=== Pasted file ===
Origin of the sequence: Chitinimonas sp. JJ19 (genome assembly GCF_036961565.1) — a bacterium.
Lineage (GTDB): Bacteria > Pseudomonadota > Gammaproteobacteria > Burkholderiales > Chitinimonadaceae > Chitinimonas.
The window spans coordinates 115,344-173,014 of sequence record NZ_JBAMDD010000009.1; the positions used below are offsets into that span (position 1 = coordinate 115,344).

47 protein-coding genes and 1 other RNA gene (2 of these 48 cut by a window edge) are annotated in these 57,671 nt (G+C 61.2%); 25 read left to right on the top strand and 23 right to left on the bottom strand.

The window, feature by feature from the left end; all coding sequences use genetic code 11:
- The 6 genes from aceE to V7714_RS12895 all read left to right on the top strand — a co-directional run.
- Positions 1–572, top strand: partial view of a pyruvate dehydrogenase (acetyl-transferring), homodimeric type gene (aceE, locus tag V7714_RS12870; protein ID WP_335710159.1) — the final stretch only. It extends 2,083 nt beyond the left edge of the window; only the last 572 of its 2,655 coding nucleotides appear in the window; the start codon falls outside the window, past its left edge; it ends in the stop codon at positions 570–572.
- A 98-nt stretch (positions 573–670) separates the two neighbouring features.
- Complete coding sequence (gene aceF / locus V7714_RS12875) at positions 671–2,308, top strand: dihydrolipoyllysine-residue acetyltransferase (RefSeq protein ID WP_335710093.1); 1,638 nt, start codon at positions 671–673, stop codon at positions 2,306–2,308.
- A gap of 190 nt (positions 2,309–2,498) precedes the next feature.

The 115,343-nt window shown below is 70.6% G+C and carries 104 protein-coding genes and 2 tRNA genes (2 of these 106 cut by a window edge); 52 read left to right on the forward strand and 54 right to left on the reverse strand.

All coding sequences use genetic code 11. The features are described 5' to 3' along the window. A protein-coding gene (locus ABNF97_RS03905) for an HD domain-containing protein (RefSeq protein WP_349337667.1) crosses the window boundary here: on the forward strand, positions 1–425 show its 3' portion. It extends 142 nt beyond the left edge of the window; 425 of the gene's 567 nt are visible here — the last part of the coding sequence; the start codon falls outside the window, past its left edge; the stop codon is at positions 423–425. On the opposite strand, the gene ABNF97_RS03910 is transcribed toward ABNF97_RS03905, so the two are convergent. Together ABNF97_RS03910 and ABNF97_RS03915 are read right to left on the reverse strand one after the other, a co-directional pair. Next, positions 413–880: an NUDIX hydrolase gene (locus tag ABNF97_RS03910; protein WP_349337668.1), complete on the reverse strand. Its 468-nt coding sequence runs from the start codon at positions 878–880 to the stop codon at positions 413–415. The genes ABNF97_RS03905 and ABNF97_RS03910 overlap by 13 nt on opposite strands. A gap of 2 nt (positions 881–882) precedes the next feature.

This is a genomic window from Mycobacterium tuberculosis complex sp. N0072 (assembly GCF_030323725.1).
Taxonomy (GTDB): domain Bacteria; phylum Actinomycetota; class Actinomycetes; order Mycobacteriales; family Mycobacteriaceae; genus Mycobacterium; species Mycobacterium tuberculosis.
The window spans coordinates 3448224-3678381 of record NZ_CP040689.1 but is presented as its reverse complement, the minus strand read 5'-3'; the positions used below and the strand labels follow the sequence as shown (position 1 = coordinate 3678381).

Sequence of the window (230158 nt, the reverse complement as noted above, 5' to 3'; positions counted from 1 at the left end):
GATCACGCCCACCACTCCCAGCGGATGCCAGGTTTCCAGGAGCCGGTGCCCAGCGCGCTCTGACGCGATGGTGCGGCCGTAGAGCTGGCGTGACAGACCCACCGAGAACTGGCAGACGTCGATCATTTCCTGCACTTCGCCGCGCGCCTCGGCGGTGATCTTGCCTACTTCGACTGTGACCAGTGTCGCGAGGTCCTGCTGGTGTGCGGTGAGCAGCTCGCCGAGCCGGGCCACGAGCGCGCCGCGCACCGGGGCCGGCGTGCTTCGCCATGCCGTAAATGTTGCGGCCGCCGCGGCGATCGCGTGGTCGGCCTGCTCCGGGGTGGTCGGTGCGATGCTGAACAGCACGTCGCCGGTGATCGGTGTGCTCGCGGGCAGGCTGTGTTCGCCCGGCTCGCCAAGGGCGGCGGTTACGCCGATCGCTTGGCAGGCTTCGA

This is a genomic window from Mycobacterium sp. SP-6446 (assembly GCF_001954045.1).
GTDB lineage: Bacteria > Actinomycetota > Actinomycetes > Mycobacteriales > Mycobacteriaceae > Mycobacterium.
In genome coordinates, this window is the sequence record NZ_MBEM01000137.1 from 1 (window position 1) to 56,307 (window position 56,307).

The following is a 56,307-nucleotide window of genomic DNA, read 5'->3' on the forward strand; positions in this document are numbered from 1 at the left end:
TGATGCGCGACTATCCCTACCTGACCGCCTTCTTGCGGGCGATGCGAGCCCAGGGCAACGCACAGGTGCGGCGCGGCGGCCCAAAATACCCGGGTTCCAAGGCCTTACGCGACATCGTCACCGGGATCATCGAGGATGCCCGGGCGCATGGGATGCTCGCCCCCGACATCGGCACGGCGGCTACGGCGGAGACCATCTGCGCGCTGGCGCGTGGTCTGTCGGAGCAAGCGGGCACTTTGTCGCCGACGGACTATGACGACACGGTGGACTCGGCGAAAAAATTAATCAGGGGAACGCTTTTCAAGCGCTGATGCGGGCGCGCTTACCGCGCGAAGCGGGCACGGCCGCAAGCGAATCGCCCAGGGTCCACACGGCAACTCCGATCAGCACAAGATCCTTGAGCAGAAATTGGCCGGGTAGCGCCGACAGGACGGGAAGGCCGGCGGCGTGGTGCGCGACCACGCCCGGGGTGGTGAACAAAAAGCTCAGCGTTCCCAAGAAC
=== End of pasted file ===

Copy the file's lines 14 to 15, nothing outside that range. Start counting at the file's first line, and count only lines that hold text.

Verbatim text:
Taxonomy (GTDB): domain Bacteria; phylum Actinomycetota; class Actinomycetes; order Mycobacteriales; family Mycobacteriaceae; genus Mycobacterium; species Mycobacterium tuberculosis.
The window spans coordinates 3448224-3678381 of record NZ_CP040689.1 but is presented as its reverse complement, the minus strand read 5'-3'; the positions used below and the strand labels follow the sequence as shown (position 1 = coordinate 3678381).